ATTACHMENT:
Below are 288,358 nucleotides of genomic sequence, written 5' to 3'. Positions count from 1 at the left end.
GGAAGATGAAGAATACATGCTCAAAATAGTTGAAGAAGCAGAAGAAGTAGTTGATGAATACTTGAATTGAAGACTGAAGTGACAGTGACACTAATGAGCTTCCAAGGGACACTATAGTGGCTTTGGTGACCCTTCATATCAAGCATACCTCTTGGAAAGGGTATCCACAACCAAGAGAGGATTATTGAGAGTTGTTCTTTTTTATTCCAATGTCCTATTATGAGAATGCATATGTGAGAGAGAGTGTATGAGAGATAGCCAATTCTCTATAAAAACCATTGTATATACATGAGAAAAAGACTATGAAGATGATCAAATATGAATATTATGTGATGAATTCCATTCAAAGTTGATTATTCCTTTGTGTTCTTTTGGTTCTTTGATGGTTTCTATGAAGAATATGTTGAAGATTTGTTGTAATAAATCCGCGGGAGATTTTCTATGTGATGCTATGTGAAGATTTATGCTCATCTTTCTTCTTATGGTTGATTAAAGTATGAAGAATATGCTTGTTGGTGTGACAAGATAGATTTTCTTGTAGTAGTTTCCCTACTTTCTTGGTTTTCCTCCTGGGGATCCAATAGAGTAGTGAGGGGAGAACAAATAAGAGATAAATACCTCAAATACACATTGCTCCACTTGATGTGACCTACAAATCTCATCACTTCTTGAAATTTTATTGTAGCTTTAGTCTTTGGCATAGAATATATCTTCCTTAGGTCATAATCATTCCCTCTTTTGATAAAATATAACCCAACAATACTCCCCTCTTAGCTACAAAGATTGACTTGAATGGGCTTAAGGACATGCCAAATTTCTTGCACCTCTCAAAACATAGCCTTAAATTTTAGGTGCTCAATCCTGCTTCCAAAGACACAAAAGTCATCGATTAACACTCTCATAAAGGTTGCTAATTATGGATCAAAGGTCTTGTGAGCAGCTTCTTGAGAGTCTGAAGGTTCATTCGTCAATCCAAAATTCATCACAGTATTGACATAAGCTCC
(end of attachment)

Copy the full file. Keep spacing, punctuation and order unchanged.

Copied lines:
Below are 288,358 nucleotides of genomic sequence, written 5' to 3'. Positions count from 1 at the left end.
GGAAGATGAAGAATACATGCTCAAAATAGTTGAAGAAGCAGAAGAAGTAGTTGATGAATACTTGAATTGAAGACTGAAGTGACAGTGACACTAATGAGCTTCCAAGGGACACTATAGTGGCTTTGGTGACCCTTCATATCAAGCATACCTCTTGGAAAGGGTATCCACAACCAAGAGAGGATTATTGAGAGTTGTTCTTTTTTATTCCAATGTCCTATTATGAGAATGCATATGTGAGAGAGAGTGTATGAGAGATAGCCAATTCTCTATAAAAACCATTGTATATACATGAGAAAAAGACTATGAAGATGATCAAATATGAATATTATGTGATGAATTCCATTCAAAGTTGATTATTCCTTTGTGTTCTTTTGGTTCTTTGATGGTTTCTATGAAGAATATGTTGAAGATTTGTTGTAATAAATCCGCGGGAGATTTTCTATGTGATGCTATGTGAAGATTTATGCTCATCTTTCTTCTTATGGTTGATTAAAGTATGAAGAATATGCTTGTTGGTGTGACAAGATAGATTTTCTTGTAGTAGTTTCCCTACTTTCTTGGTTTTCCTCCTGGGGATCCAATAGAGTAGTGAGGGGAGAACAAATAAGAGATAAATACCTCAAATACACATTGCTCCACTTGATGTGACCTACAAATCTCATCACTTCTTGAAATTTTATTGTAGCTTTAGTCTTTGGCATAGAATATATCTTCCTTAGGTCATAATCATTCCCTCTTTTGATAAAATATAACCCAACAATACTCCCCTCTTAGCTACAAAGATTGACTTGAATGGGCTTAAGGACATGCCAAATTTCTTGCACCTCTCAAAACATAGCCTTAAATTTTAGGTGCTCAATCCTGCTTCCAAAGACACAAAAGTCATCGATTAACACTCTCATAAAGGTTGCTAATTATGGATCAAAGGTCTTGTGAGCAGCTTCTTGAGAGTCTGAAGGTTCATTCGTCAATCCAAAATTCATCACAGTATTGACATAAGCTCC